Awareness of the Modern Slavery Act.
Byline: SOPHIE LAKE
ON October 29, 2015, the Modern Slavery Act 2015 came into force.
The act seeks to combat the crimes of slavery (in this context meaning someone depriving another of his/her freedom as though they are owned by that person) and human trafficking and prevent businesses in the retail, electronics and manufacturing sectors from using suppliers which traffic labour.
Whilst the spirit of the act has been widely welcomed, it is important organisations do not underestimate the extent of their reporting obligations under section 54 of the act.
The act requires every organisation carrying on business in the UK, with a global turnover of PS36 million to publish a slavery and human trafficking statement each financial year setting out the steps taken to ensure no human trafficking or slavery exists in their supply chain. Even with the resources at the disposal of large businesses this will be an onerous obligation.
The act applies in full from March 31, 2016, however, transitional relief has been provided for those businesses with a financial year end between October 29, 2015, and March 30, 2016, which will not be required to file a statement for that financial year.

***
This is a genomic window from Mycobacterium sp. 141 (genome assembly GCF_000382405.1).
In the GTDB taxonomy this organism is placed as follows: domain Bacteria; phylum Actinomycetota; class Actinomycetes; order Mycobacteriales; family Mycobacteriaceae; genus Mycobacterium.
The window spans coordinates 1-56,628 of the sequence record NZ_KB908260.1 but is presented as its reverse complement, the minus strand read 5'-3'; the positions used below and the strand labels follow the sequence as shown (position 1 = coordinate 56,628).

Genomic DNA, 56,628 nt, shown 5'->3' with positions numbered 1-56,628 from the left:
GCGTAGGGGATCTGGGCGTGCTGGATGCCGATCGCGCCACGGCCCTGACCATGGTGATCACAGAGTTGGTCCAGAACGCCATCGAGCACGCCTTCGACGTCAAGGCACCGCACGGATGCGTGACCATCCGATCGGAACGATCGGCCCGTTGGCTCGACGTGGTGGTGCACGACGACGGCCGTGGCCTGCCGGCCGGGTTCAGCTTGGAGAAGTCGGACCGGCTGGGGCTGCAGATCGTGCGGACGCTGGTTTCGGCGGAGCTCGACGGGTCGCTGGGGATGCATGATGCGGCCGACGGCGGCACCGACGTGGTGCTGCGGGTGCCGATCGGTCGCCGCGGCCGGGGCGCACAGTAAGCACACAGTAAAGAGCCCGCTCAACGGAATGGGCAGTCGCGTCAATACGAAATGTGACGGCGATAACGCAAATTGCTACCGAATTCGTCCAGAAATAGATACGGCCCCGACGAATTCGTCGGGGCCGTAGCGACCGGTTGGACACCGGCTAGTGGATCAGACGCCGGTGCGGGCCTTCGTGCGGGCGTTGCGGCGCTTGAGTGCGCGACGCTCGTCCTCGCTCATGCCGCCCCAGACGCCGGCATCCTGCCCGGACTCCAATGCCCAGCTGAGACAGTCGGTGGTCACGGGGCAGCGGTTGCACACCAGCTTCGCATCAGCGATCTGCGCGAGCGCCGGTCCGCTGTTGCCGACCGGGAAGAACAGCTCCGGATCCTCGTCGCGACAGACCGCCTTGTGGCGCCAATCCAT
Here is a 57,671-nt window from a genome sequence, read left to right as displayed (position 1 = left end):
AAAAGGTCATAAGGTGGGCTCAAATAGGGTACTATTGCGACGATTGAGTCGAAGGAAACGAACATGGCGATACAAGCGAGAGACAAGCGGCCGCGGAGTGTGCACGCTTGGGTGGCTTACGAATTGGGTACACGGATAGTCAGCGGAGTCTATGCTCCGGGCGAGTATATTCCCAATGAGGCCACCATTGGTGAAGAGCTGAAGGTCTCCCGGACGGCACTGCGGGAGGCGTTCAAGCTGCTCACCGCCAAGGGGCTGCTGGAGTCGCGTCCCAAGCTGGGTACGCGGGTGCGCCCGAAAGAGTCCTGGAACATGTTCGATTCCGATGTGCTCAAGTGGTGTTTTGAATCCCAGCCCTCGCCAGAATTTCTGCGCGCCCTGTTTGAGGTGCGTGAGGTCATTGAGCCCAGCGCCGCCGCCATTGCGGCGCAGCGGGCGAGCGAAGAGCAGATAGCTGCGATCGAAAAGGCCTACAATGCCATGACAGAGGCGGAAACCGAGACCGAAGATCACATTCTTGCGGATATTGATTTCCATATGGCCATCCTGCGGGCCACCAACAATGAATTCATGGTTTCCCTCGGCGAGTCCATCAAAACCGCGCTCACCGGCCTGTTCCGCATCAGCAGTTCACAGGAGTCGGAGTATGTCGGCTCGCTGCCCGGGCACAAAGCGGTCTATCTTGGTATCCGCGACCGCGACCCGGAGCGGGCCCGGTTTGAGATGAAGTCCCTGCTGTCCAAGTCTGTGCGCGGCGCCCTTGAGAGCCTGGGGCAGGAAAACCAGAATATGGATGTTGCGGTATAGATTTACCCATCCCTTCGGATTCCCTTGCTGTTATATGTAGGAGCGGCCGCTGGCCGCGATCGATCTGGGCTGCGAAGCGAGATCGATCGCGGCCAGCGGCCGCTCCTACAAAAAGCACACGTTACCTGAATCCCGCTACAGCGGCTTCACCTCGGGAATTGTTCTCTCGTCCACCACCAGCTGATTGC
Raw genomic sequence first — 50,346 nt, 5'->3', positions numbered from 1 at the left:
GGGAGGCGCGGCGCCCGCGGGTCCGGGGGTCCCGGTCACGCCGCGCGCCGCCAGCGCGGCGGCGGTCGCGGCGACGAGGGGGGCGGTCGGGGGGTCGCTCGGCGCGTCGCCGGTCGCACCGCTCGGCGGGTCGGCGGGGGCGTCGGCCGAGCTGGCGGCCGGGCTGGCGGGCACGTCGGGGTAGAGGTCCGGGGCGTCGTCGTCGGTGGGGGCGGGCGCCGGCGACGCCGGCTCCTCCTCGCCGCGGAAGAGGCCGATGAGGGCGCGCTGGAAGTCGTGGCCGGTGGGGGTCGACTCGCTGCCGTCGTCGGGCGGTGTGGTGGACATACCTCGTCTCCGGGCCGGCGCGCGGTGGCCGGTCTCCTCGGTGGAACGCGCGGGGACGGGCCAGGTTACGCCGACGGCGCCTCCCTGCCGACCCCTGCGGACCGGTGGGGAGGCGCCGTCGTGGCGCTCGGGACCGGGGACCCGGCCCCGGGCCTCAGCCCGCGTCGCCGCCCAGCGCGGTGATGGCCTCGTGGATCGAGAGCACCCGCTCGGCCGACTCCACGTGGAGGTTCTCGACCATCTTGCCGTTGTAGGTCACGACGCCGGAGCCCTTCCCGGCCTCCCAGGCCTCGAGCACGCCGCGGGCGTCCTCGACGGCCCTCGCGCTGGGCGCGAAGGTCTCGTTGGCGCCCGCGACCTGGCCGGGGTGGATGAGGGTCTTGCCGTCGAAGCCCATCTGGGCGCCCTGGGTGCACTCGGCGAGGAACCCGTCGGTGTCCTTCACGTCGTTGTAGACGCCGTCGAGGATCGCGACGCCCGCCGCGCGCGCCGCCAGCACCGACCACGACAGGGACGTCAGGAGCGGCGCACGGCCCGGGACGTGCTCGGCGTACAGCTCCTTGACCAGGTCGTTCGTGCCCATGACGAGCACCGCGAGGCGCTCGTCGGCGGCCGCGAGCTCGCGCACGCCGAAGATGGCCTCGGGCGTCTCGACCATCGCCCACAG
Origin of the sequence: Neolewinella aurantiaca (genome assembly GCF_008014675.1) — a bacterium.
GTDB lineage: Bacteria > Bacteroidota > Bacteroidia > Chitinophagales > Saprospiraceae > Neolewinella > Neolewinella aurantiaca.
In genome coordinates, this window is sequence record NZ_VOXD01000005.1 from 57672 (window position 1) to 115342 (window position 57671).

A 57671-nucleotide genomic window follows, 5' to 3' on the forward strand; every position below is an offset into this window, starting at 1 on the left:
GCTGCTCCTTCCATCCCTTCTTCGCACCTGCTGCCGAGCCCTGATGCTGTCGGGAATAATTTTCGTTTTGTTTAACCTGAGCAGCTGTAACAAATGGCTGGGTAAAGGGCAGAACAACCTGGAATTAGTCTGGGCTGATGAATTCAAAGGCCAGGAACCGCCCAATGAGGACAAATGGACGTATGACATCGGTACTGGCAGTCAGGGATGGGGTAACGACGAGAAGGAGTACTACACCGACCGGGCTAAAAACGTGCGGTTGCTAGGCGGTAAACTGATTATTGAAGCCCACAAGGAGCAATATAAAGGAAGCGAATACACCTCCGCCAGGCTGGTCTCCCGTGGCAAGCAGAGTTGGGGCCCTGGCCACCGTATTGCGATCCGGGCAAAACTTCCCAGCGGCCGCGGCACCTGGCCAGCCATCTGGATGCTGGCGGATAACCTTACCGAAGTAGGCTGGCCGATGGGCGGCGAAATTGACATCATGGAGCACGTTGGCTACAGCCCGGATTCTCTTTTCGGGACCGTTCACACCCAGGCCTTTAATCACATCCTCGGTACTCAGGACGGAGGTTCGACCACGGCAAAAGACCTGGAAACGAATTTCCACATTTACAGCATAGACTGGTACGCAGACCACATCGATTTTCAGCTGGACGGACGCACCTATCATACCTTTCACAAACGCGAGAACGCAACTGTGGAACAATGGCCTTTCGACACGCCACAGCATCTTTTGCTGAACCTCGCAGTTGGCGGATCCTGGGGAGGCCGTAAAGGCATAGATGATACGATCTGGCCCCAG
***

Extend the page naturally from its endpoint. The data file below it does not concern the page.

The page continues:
The statement should be published in a prominent place on the business's website and, must be approved by a senior person (most likely a director). This means individual directors will have the burden of ensuring the statement is thorough and complies with the act.
So, what would happen if a business fails to produce a statement or reports no steps have been taken to combat human trafficking or slavery? In these situations the Secretary of State is able to seek an injunction requiring the business to comply.
If it still fails to it could be placed in contempt of court and receive an unlimited fine.
Perhaps most damaging of all, failure to comply would severely damage a business's reputation.
The scope of the verification process likely to be required is such that organisations will need to be responsive and act quickly in order to make sure that they are compliant.
This is paramount as businesses who fail to do so will be unable to avoid the reputational risk which will inevitably ensue as a result of a failure to comply.
Sophie Lake, associate in DLA Piper's Birmingham team
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|Publication:||The Birmingham Post (England)|
|Date:||Nov 5, 2015|
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